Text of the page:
5. Russ,This does seem to be a catch 22. I knew a woman at a church I use to attend that would question everyone very hateful “where have you been?” She asked me once could I not get up in time to get to class. Little did she know that I was teaching a class. Then on the other hand you have people that miss and no one asks where they are. Come to find out they are having problems and need their church family. But one thing we must learn is to do it out of love and not an attendance chart missing some stars. Once you teach them, you love them regardless.Peggy

  6. From my understanding of Hebrews 10:24-25, we are to consider one another unto the encouragement of love and good works, not forsaking the assembling of yourselves as is the manner of some, but encouraging one another even more as you see the day drawing near.The assembly is supposed to be a place where we come and encourage each other through love and good works. This is not an explicit command against skipping church as some have taken it, but rather it is an exhortation of how we can continue to be encouraged and loved.If someone has quit coming to church altogether, it’s probably for one of two reasons: either they don’t like being around loving, caring, and encouraging people who are looking our for each other, OR the assembly has lost some of the love, encouragement, and concern which it is supposed to have.I’m not saying we should try to mold our assemblies around each person’s individual needs and preferences. I am merely suggesting that most people enjoy going to places where they feel loved, accepted, and encouraged, and I believe the Hebrew author knew that as well.Maybe we should focus more on making changes in the ones we can control (that is, ourselves) and make sure that we are concerned for our brothers and sisters, and that we love and encourage them every chance we get.

  7. Luke 15 offers three perspectives into people who leave the church. In the story of the 99 sheep who remain with the fold and the 1 who is missing we get the idea that the sheep may have just wandered off. I raised a few sheep back in the day and they are easily distracted and can get seperated from the fold. The shepherd leaves his flock to help reunite the lost one. Some Christians just need someone who can help them return to the church when they have wondered off.The lady who lost the coin realizes that it is her fault that the coin was lost. How she lost it is not told but it was her responsibility and she does everything she can to find the lost coin. Sometimes we may be the cause of someone leaving the church and we need to do everything we can to bring them back.The prodigal son had a rebel spirit and left the father. The father makes no attempt to save the son because he knew it would do no good but he waited in anticipation for the day his son would return home and showed him love and grace when he did. There are some who want to break away and there is nothing you can do to bring them back besides prayer and hope that they will return and when they show some sign of returning run to meet them and wrap them in your love.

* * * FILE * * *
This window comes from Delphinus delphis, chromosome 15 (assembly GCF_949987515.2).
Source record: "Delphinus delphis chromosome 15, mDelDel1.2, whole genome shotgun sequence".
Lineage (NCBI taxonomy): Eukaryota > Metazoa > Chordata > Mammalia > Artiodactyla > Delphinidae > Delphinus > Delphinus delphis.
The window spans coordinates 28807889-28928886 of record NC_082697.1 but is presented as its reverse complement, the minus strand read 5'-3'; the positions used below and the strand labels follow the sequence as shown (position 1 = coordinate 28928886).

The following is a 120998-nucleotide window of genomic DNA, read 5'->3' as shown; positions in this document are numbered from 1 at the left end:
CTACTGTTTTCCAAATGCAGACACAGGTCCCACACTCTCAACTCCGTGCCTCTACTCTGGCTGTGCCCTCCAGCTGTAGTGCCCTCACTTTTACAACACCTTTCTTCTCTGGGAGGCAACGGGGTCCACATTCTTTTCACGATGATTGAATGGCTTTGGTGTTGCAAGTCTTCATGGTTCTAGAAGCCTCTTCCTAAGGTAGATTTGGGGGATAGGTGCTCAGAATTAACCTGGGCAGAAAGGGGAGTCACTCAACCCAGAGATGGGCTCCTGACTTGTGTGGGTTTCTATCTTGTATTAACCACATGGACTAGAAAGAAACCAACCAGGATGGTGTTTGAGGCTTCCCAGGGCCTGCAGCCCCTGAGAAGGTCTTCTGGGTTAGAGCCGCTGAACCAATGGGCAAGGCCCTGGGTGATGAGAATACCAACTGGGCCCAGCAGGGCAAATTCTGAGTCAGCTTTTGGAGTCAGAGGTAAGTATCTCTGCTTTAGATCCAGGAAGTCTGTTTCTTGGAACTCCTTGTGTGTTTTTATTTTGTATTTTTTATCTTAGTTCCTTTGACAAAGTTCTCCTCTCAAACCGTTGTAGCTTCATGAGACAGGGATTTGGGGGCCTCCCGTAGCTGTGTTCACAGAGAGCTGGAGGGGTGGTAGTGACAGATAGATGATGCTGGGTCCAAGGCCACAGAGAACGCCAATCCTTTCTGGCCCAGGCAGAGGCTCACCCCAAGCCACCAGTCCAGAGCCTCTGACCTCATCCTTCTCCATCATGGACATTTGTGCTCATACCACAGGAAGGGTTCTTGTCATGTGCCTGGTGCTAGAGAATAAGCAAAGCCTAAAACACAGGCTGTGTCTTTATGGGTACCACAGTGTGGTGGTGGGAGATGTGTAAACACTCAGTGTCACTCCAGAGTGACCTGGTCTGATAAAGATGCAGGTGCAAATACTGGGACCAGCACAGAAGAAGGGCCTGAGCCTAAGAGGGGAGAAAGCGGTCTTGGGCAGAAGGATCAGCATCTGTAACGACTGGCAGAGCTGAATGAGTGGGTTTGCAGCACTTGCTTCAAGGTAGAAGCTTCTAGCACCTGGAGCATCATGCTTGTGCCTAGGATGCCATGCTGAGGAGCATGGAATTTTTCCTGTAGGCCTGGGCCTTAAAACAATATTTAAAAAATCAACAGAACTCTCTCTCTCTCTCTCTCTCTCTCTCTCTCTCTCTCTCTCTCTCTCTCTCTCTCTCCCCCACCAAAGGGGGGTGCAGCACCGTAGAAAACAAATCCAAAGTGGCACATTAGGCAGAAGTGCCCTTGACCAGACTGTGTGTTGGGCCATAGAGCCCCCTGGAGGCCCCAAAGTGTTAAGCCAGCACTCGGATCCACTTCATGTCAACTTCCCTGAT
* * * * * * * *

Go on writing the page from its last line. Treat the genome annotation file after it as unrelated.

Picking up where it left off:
8. Church attendance and spiritualality are not connected in the sense that it earns me favor with God. They are connected in that it is often an indicator. If you go to the gym every day and then you suddenly stop going and or become more sporadic it is an indicator that something in your life has changed. It may be that your working more hours, spending more time with family, or that your tiring of working out.Our attendance is a lot like our prayer life and devotional life. They do not earn us favor with God but they often are an outward sign of an inward attitude. Church attendance is the easiest to pick upon because most of us do not see others private time with God. We need to discover why someone’s behavior has changed.